Once Kroc got filthy rich from the real estate side of the business, he decided to simply STOP HONORING the contract he made with the McDonald’s brothers. Just stopped! He openly said to them, “Sue me.” And they knew he knew they couldn’t do anything about it. They were a mom and pop stand. He was a superpower. Seeing no other option, they sold the company to him. This lead to one of the saddest things I’ve ever read. Kroc had his lawyers force the brothers to change the name of their original McDonald’s because it now infringed on his copyright. To add insult to injury, he would then open a McDonald’s across the street from them, which eventually drove the original McDonald’s out of business. May the Big Mac live forever more.
So back to my Del Taco story. Had you eaten at any McDonald’s in, say, 1965, you may have had some mass-produced garbage burger. But had you gone to that original McDonald’s, before Ray destroyed it, you would’ve had the best burger in town. Maybe the best way to understand what McDonald’s should’ve become is to look at In and Out. They still live by that same mantra McDonald’s started with. Tiny menu so you ensure great quality and fast service.
As a screenplay, The Founder plays out like a lot of biopics, which is to say the structure is fast and loose. There are no clear act turns. The structure is dictated less by plot beats than by where the real life story took the people. There isn’t even any conflict until 45 pages into the screenplay. That’s the first moment Kroc disagrees with the McDonald brothers.
What’s surprisingly about this script though is how dialogue-driven it is. These 113 pages go by in an hour because it’s dialogue dialogue dialogue. And it’s not “screenplay” dialogue. By that I mean it’s not forced conflict dialogue. Rather, it’s revelation-based. Each new conversation seems to introduce a fascinating component to the story. When Sonneborn comes in, for example, with his real estate idea, it’s this game-changer where you know not just the relationship between Kroc and the McDonalds is going to change… but that the whole WORLD is going to change.
As with every biopic, you need a fascinating main character, and Kroc is exactly that. I want you guys to pay attention here because when you’re commissioned to tackle a subject, figuring out whose point of view you’re going to tackle it from is a key component to making the story work. If somebody told you to write a story about McDonald’s, you just as well could’ve told it from the point of view of Mac or Dick McDonald. Those were the original creators. The thing is, those guys seemed to be as wholesome as apple pie. You’re not going to get nearly as much drama out of them.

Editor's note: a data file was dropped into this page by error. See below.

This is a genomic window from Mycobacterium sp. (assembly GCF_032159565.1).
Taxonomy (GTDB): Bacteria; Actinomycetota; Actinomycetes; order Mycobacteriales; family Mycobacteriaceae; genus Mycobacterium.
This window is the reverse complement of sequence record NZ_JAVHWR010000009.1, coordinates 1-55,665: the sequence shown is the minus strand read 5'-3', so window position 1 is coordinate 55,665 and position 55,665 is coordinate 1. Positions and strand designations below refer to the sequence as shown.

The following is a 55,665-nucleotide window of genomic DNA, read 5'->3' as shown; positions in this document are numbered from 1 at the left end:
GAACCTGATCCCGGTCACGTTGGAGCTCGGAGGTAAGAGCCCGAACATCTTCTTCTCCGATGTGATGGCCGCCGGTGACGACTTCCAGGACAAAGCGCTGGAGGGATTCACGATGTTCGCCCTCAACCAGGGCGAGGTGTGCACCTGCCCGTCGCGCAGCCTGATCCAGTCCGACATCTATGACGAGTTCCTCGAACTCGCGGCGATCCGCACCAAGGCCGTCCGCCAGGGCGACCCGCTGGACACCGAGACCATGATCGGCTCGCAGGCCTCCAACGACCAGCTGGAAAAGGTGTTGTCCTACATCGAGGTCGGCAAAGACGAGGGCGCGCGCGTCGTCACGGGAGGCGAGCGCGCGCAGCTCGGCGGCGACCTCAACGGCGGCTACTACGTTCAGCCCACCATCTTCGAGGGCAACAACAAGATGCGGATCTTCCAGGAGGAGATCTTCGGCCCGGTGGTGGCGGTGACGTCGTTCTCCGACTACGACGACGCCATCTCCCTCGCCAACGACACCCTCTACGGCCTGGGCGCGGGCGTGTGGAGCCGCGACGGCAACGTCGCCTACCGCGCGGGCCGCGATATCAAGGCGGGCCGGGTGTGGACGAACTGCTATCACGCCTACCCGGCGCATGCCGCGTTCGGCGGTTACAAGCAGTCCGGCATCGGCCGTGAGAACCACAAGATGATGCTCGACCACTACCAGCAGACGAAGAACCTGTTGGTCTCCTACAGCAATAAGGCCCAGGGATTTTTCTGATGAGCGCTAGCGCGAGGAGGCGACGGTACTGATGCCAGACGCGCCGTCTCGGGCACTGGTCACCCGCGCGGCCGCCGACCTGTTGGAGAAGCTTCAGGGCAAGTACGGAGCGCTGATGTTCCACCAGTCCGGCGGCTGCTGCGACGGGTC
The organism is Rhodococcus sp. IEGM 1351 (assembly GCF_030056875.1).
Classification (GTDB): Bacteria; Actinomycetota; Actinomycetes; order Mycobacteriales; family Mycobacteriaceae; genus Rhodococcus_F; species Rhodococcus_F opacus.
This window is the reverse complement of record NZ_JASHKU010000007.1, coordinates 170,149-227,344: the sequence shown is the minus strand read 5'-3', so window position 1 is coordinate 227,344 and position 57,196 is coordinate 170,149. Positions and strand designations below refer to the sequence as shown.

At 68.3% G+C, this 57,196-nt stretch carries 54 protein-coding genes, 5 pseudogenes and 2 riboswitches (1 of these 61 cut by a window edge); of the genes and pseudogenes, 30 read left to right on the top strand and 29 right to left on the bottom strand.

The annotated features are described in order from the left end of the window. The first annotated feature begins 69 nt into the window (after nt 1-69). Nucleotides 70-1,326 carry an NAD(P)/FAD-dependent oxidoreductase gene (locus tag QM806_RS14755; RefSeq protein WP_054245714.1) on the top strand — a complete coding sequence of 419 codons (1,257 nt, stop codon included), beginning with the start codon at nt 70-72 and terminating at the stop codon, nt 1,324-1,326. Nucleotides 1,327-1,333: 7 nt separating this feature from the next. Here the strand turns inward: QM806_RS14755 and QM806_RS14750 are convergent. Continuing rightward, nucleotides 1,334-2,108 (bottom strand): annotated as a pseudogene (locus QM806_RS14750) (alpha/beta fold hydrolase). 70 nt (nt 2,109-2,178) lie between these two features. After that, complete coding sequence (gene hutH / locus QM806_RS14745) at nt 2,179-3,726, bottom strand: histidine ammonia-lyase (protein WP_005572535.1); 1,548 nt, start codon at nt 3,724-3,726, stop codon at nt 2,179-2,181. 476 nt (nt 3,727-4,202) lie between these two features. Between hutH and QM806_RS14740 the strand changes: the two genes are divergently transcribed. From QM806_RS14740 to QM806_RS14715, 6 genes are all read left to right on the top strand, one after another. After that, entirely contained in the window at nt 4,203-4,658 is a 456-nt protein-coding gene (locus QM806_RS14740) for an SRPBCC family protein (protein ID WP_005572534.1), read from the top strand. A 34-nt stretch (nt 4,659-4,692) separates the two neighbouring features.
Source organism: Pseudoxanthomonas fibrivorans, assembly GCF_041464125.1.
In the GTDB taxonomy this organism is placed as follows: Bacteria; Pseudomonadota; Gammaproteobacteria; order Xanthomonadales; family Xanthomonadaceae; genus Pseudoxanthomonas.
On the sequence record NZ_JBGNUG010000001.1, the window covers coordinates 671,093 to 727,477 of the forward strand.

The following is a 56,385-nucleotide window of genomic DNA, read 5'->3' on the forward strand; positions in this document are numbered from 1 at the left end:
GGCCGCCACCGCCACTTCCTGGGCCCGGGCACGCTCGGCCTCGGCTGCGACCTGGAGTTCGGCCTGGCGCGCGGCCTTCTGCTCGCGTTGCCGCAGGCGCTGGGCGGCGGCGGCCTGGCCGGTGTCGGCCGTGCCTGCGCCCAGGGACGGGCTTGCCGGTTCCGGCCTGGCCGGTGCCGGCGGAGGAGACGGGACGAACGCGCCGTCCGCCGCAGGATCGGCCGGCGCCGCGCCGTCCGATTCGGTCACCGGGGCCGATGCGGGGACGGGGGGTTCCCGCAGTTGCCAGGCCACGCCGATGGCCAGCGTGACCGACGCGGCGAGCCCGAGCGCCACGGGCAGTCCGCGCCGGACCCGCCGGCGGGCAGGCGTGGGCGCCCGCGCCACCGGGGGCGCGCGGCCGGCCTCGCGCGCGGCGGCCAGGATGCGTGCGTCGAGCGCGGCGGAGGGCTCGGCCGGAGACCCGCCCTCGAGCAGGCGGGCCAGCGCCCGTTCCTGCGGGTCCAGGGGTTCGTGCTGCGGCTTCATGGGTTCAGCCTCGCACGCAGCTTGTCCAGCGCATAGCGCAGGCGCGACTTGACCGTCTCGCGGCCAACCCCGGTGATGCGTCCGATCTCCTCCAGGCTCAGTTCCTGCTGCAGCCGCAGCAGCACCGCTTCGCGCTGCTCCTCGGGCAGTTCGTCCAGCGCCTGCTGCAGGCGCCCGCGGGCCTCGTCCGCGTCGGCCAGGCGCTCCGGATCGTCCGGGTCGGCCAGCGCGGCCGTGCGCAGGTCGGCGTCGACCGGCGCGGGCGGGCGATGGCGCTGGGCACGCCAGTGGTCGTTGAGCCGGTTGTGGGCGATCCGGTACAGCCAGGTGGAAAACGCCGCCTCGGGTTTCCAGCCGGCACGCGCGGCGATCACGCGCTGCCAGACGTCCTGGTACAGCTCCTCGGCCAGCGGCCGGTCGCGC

Kroc is the way more interesting character. He’s the salesman. He’s the guy who starts off with good intentions but gets lost in his obsession to expand at all costs. Those are the characters you want to follow – the ones who compromise their morals. They’re way more interesting than the good guy. I mean, Kroc has the gall, at the end of the script, to call himself “The Founder.” How evil is that?
Siegel adds a final genius touch to the script. He builds this storyline out of Kroc wanting to switch the milk shakes to milk shake mix in order to save money on refrigeration costs in all his stores. He fights the McDonalds tooth and nail on it, who refuse to compromise quality (“We’re not making milkshakes without milk, Ray!”). In the very end, when he takes over the company, Ray finally makes the change, and it’s the harbinger, of course, of the direction McDonald’s would take from that point forward, compromising just about everything for profits. It’s the reason why, these days, our Big Macs come to us courtesy of 10 minutes under a heat lamp.
The last time I read something like this was The Social Network. It’s not quite as good as that script, but it’s still a tasty read. And most of you should have it if you got a hold of that Blacklist folder. Check it out!
[ ] what the hell did I just read?
[ ] wasn’t for me
[ ] worth the read
[ ] genius
What I learned: Robert Siegel’s success once he changed from writing comedy to writing drama reminded me how important it is to write in the genre you’re actually GOOD AT. This may sound obvious, but I see a lot of writers lured to another genre by a good idea despite being weak in that genre. They figure, “Well, it’s a good idea, so I should write it.” The results of this approach are almost always bad. Most writers know what genres they’re best in. My advice would be to stay inside those genres.